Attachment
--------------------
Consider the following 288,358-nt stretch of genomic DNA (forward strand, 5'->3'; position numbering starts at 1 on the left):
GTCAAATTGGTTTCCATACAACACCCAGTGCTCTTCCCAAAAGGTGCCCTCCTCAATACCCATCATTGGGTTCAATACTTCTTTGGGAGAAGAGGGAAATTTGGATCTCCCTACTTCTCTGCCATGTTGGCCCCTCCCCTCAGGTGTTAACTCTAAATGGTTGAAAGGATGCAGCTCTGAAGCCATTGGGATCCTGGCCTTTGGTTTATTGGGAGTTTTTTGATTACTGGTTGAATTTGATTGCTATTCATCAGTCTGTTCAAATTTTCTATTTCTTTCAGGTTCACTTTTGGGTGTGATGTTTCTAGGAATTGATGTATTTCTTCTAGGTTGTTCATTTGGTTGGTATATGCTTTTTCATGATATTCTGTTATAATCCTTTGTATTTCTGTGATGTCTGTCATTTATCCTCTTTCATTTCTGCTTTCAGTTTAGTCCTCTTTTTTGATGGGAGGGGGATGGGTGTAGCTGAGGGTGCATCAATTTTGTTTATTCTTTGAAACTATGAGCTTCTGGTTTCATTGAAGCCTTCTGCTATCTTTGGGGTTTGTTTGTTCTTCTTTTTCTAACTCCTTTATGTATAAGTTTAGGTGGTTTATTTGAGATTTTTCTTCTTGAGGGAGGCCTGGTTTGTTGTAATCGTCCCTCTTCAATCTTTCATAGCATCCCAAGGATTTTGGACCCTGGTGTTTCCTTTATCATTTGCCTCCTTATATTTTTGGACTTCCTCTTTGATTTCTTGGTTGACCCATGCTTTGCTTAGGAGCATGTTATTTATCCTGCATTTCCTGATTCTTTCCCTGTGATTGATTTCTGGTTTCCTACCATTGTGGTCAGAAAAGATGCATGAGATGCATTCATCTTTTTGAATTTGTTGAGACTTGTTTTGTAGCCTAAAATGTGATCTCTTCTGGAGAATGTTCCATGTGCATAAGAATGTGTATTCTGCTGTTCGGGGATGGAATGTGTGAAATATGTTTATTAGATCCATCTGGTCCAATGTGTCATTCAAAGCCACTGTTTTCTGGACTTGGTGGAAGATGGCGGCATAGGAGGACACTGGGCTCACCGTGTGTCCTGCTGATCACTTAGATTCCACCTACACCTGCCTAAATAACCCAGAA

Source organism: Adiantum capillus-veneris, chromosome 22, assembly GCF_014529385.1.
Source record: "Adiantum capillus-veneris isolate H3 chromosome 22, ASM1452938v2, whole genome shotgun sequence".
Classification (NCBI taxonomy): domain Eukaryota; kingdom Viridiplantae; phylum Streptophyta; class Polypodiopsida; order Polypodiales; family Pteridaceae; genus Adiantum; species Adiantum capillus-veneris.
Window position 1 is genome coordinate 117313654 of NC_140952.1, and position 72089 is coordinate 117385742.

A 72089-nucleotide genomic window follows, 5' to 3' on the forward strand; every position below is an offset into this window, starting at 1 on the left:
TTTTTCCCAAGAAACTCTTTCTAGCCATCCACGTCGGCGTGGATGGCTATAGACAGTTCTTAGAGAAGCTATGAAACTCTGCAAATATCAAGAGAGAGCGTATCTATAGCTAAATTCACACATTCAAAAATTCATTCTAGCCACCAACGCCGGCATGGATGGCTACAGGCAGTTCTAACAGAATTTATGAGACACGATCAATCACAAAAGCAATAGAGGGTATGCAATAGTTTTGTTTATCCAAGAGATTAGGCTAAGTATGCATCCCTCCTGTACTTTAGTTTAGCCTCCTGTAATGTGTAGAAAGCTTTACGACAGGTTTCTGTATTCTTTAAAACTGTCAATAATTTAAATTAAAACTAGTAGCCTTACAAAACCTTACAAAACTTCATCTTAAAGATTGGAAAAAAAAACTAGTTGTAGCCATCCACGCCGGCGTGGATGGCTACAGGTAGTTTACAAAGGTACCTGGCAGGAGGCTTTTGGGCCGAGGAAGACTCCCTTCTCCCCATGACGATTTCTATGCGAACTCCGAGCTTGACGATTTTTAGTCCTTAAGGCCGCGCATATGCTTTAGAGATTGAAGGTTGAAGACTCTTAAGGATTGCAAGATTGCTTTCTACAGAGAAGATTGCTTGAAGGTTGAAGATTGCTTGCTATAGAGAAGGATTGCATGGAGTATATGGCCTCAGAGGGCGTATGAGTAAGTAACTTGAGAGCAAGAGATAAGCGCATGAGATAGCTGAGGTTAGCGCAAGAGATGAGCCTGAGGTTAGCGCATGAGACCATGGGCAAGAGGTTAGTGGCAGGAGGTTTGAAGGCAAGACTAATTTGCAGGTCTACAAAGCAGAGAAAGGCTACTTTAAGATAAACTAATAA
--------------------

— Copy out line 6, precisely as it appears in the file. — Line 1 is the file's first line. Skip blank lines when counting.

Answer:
Window position 1 is genome coordinate 117313654 of NC_140952.1, and position 72089 is coordinate 117385742.